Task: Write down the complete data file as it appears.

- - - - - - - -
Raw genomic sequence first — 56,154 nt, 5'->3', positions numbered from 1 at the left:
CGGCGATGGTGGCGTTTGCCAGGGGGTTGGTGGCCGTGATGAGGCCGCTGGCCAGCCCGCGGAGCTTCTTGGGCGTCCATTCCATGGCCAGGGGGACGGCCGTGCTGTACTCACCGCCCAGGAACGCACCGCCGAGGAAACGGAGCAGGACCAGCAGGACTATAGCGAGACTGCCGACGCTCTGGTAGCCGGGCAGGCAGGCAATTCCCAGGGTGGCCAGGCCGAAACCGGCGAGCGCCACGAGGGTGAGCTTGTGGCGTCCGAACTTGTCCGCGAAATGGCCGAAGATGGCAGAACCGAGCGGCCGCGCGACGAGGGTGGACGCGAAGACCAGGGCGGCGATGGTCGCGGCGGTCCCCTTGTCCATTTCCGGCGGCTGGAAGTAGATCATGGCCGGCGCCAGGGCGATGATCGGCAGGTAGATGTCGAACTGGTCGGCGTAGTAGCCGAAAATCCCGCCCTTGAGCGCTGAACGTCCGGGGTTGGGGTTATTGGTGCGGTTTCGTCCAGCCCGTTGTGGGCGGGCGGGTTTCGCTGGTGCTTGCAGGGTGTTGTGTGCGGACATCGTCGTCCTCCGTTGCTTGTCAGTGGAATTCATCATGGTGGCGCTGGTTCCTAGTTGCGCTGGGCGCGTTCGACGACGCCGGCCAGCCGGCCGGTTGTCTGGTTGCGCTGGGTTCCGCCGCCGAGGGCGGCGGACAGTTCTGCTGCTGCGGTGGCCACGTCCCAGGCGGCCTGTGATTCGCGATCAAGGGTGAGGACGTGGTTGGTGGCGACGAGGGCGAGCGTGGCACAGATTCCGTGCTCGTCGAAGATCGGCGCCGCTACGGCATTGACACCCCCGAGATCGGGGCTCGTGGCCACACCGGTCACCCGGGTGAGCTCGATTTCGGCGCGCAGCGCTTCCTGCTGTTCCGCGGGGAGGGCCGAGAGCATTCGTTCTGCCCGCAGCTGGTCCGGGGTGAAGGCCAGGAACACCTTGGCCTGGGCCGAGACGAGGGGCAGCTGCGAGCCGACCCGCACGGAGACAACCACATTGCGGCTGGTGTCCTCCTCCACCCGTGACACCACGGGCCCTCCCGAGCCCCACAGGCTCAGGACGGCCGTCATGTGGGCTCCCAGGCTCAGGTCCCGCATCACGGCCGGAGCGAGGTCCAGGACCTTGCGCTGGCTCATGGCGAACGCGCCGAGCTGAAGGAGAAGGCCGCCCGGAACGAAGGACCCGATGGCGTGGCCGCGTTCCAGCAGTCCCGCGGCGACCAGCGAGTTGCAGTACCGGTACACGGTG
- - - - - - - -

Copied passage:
Raw genomic sequence first — 56,154 nt, 5'->3', positions numbered from 1 at the left:
CGGCGATGGTGGCGTTTGCCAGGGGGTTGGTGGCCGTGATGAGGCCGCTGGCCAGCCCGCGGAGCTTCTTGGGCGTCCATTCCATGGCCAGGGGGACGGCCGTGCTGTACTCACCGCCCAGGAACGCACCGCCGAGGAAACGGAGCAGGACCAGCAGGACTATAGCGAGACTGCCGACGCTCTGGTAGCCGGGCAGGCAGGCAATTCCCAGGGTGGCCAGGCCGAAACCGGCGAGCGCCACGAGGGTGAGCTTGTGGCGTCCGAACTTGTCCGCGAAATGGCCGAAGATGGCAGAACCGAGCGGCCGCGCGACGAGGGTGGACGCGAAGACCAGGGCGGCGATGGTCGCGGCGGTCCCCTTGTCCATTTCCGGCGGCTGGAAGTAGATCATGGCCGGCGCCAGGGCGATGATCGGCAGGTAGATGTCGAACTGGTCGGCGTAGTAGCCGAAAATCCCGCCCTTGAGCGCTGAACGTCCGGGGTTGGGGTTATTGGTGCGGTTTCGTCCAGCCCGTTGTGGGCGGGCGGGTTTCGCTGGTGCTTGCAGGGTGTTGTGTGCGGACATCGTCGTCCTCCGTTGCTTGTCAGTGGAATTCATCATGGTGGCGCTGGTTCCTAGTTGCGCTGGGCGCGTTCGACGACGCCGGCCAGCCGGCCGGTTGTCTGGTTGCGCTGGGTTCCGCCGCCGAGGGCGGCGGACAGTTCTGCTGCTGCGGTGGCCACGTCCCAGGCGGCCTGTGATTCGCGATCAAGGGTGAGGACGTGGTTGGTGGCGACGAGGGCGAGCGTGGCACAGATTCCGTGCTCGTCGAAGATCGGCGCCGCTACGGCATTGACACCCCCGAGATCGGGGCTCGTGGCCACACCGGTCACCCGGGTGAGCTCGATTTCGGCGCGCAGCGCTTCCTGCTGTTCCGCGGGGAGGGCCGAGAGCATTCGTTCTGCCCGCAGCTGGTCCGGGGTGAAGGCCAGGAACACCTTGGCCTGGGCCGAGACGAGGGGCAGCTGCGAGCCGACCCGCACGGAGACAACCACATTGCGGCTGGTGTCCTCCTCCACCCGTGACACCACGGGCCCTCCCGAGCCCCACAGGCTCAGGACGGCCGTCATGTGGGCTCCCAGGCTCAGGTCCCGCATCACGGCCGGAGCGAGGTCCAGGACCTTGCGCTGGCTCATGGCGAACGCGCCGAGCTGAAGGAGAAGGCCGCCCGGAACGAAGGACCCGATGGCGTGGCCGCGTTCCAGCAGTCCCGCGGCGACCAGCGAGTTGCAGTACCGGTACACGGTG